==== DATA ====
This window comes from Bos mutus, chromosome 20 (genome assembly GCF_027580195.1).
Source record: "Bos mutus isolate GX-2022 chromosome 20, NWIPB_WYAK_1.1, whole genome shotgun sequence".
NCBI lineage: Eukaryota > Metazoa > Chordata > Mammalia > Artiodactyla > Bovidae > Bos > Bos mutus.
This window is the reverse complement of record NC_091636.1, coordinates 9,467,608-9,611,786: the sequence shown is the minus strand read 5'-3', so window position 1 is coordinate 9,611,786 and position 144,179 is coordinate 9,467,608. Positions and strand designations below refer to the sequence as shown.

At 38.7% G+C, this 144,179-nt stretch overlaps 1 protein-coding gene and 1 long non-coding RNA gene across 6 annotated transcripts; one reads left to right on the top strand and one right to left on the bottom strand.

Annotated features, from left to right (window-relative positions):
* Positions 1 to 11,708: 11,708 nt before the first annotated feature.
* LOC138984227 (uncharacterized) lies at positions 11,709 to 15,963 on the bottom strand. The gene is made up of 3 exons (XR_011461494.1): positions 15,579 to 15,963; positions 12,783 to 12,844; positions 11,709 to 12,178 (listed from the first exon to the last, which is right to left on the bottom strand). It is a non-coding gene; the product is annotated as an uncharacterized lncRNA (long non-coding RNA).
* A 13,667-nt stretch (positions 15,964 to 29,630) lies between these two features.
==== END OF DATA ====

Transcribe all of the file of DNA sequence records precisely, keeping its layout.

This window comes from Bos mutus, chromosome 20 (genome assembly GCF_027580195.1).
Source record: "Bos mutus isolate GX-2022 chromosome 20, NWIPB_WYAK_1.1, whole genome shotgun sequence".
NCBI lineage: Eukaryota > Metazoa > Chordata > Mammalia > Artiodactyla > Bovidae > Bos > Bos mutus.
This window is the reverse complement of record NC_091636.1, coordinates 9,467,608-9,611,786: the sequence shown is the minus strand read 5'-3', so window position 1 is coordinate 9,611,786 and position 144,179 is coordinate 9,467,608. Positions and strand designations below refer to the sequence as shown.

At 38.7% G+C, this 144,179-nt stretch overlaps 1 protein-coding gene and 1 long non-coding RNA gene across 6 annotated transcripts; one reads left to right on the top strand and one right to left on the bottom strand.

Annotated features, from left to right (window-relative positions):
* Positions 1 to 11,708: 11,708 nt before the first annotated feature.
* LOC138984227 (uncharacterized) lies at positions 11,709 to 15,963 on the bottom strand. The gene is made up of 3 exons (XR_011461494.1): positions 15,579 to 15,963; positions 12,783 to 12,844; positions 11,709 to 12,178 (listed from the first exon to the last, which is right to left on the bottom strand). It is a non-coding gene; the product is annotated as an uncharacterized lncRNA (long non-coding RNA).
* A 13,667-nt stretch (positions 15,964 to 29,630) lies between these two features.